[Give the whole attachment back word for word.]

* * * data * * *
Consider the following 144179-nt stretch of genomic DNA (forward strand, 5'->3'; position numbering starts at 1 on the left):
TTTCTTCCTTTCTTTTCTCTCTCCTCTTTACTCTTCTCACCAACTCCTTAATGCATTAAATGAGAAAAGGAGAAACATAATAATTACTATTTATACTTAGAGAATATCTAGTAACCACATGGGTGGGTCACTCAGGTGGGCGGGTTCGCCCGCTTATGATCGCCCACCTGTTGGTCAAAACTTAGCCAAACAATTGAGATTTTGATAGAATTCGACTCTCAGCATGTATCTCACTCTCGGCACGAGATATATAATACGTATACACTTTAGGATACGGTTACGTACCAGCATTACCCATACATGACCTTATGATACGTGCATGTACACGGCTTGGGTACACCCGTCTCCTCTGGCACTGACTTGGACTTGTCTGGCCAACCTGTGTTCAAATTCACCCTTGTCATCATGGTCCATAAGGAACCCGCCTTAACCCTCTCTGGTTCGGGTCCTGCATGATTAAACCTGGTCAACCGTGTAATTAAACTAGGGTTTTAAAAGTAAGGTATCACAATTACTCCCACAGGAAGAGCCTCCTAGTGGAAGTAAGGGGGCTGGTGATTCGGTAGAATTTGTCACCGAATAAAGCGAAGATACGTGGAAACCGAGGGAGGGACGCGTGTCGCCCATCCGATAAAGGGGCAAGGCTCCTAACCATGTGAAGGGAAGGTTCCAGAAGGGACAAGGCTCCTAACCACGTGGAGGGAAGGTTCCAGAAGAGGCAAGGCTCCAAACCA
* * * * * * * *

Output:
Consider the following 144179-nt stretch of genomic DNA (forward strand, 5'->3'; position numbering starts at 1 on the left):
TTTCTTCCTTTCTTTTCTCTCTCCTCTTTACTCTTCTCACCAACTCCTTAATGCATTAAATGAGAAAAGGAGAAACATAATAATTACTATTTATACTTAGAGAATATCTAGTAACCACATGGGTGGGTCACTCAGGTGGGCGGGTTCGCCCGCTTATGATCGCCCACCTGTTGGTCAAAACTTAGCCAAACAATTGAGATTTTGATAGAATTCGACTCTCAGCATGTATCTCACTCTCGGCACGAGATATATAATACGTATACACTTTAGGATACGGTTACGTACCAGCATTACCCATACATGACCTTATGATACGTGCATGTACACGGCTTGGGTACACCCGTCTCCTCTGGCACTGACTTGGACTTGTCTGGCCAACCTGTGTTCAAATTCACCCTTGTCATCATGGTCCATAAGGAACCCGCCTTAACCCTCTCTGGTTCGGGTCCTGCATGATTAAACCTGGTCAACCGTGTAATTAAACTAGGGTTTTAAAAGTAAGGTATCACAATTACTCCCACAGGAAGAGCCTCCTAGTGGAAGTAAGGGGGCTGGTGATTCGGTAGAATTTGTCACCGAATAAAGCGAAGATACGTGGAAACCGAGGGAGGGACGCGTGTCGCCCATCCGATAAAGGGGCAAGGCTCCTAACCATGTGAAGGGAAGGTTCCAGAAGGGACAAGGCTCCTAACCACGTGGAGGGAAGGTTCCAGAAGAGGCAAGGCTCCAAACCA